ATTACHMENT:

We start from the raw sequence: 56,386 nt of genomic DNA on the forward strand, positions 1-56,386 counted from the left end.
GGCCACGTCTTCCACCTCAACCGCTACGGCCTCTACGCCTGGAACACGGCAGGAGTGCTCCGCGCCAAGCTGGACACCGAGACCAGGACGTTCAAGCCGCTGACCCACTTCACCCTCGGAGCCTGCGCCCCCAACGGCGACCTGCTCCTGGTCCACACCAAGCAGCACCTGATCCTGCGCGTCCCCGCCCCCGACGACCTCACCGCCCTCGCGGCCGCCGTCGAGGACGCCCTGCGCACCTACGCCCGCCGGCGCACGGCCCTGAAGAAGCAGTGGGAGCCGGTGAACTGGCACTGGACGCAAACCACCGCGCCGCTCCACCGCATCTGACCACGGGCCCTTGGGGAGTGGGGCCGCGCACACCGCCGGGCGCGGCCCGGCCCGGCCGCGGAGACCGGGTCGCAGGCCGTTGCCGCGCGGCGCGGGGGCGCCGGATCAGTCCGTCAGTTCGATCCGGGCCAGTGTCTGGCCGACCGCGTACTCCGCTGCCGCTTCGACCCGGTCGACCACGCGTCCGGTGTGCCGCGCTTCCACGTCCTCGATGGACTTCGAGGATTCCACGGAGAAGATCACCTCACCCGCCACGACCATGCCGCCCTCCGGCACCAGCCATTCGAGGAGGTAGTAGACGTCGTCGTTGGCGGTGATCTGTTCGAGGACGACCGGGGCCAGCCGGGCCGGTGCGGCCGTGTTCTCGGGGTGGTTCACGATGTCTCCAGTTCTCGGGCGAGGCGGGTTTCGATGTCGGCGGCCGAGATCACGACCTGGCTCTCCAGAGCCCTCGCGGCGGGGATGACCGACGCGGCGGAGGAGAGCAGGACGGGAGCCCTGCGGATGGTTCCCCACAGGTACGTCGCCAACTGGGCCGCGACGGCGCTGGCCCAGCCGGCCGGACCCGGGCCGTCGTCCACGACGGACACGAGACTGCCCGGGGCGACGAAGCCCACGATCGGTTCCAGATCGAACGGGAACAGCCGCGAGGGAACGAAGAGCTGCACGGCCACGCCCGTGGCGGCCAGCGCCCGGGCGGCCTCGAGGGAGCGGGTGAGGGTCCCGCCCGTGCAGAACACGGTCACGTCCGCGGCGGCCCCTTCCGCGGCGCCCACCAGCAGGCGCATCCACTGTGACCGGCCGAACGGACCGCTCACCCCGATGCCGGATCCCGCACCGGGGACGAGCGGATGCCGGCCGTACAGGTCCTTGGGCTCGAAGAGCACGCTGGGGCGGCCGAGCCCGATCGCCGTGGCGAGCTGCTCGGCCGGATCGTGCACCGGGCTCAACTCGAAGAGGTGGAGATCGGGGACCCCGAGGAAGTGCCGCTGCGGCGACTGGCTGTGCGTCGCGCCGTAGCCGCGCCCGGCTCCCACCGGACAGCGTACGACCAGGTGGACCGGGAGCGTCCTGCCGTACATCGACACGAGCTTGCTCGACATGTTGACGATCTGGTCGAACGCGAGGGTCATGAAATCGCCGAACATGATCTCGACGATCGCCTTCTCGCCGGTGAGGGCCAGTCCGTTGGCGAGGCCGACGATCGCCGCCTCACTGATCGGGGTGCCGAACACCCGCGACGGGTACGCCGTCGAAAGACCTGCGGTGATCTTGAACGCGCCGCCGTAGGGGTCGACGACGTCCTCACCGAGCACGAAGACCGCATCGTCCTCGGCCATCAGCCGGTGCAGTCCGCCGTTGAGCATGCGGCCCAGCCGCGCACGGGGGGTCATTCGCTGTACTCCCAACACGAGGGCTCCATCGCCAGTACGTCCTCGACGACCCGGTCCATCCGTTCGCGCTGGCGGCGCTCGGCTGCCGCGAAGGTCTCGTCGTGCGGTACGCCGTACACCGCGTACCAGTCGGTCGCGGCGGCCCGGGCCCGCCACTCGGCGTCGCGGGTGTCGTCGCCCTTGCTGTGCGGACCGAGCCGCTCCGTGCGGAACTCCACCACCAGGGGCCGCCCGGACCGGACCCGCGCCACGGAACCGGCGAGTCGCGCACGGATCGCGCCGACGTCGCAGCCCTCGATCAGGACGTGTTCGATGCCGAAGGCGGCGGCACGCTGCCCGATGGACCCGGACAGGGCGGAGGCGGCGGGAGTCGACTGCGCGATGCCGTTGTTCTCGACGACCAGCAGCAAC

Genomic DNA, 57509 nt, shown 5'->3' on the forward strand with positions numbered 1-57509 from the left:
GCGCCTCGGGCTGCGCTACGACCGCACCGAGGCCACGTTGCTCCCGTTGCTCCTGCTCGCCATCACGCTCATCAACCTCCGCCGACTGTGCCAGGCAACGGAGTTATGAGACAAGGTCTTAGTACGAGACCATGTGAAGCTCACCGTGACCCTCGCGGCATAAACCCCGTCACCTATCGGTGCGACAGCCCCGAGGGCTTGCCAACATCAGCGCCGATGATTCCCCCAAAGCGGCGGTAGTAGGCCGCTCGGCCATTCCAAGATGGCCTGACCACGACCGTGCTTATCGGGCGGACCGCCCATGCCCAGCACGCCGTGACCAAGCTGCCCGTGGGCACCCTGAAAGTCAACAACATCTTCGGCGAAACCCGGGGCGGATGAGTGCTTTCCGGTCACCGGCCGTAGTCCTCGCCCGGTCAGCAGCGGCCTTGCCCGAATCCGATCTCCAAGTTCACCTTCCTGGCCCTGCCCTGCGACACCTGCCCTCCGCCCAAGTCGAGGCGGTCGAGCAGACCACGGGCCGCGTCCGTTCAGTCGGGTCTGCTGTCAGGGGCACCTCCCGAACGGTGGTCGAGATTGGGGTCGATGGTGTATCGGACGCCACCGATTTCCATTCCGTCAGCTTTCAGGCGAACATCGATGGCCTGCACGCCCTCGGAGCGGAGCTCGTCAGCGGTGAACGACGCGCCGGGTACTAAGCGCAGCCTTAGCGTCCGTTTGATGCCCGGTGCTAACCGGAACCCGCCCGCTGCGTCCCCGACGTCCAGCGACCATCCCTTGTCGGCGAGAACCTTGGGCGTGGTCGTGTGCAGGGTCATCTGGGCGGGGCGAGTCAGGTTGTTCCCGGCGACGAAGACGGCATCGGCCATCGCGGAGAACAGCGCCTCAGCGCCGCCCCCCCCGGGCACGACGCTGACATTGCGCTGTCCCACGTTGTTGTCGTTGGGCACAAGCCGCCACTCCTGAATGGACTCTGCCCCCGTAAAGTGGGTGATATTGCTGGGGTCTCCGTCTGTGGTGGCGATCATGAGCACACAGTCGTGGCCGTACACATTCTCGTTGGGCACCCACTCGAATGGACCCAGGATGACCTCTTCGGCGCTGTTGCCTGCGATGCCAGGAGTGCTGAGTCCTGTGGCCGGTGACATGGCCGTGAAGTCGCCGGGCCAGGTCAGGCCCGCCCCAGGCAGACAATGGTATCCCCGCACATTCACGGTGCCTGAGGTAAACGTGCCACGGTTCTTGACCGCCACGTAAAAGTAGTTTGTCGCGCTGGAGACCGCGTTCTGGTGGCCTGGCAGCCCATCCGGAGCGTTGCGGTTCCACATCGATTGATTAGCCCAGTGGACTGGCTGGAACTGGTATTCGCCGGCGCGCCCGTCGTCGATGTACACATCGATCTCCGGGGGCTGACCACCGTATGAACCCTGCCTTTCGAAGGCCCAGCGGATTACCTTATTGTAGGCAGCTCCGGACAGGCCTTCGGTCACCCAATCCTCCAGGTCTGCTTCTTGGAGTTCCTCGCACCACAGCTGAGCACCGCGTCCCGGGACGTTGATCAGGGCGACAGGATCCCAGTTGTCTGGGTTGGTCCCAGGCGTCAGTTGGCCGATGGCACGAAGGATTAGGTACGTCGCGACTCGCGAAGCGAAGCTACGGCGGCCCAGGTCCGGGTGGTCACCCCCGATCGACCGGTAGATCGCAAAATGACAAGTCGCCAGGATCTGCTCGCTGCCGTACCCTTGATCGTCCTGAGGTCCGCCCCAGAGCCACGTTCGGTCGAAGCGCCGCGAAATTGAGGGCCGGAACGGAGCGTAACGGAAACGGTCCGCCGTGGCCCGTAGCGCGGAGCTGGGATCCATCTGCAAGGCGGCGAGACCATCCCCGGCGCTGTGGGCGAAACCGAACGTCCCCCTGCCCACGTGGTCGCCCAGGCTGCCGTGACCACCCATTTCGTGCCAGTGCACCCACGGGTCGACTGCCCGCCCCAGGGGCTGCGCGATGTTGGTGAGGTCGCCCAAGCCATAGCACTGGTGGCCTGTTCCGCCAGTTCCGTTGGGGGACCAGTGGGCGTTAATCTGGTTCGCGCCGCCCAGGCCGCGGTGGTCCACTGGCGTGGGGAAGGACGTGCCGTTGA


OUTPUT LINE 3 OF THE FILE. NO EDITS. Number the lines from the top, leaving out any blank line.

Genomic DNA, 57509 nt, shown 5'->3' on the forward strand with positions numbered 1-57509 from the left: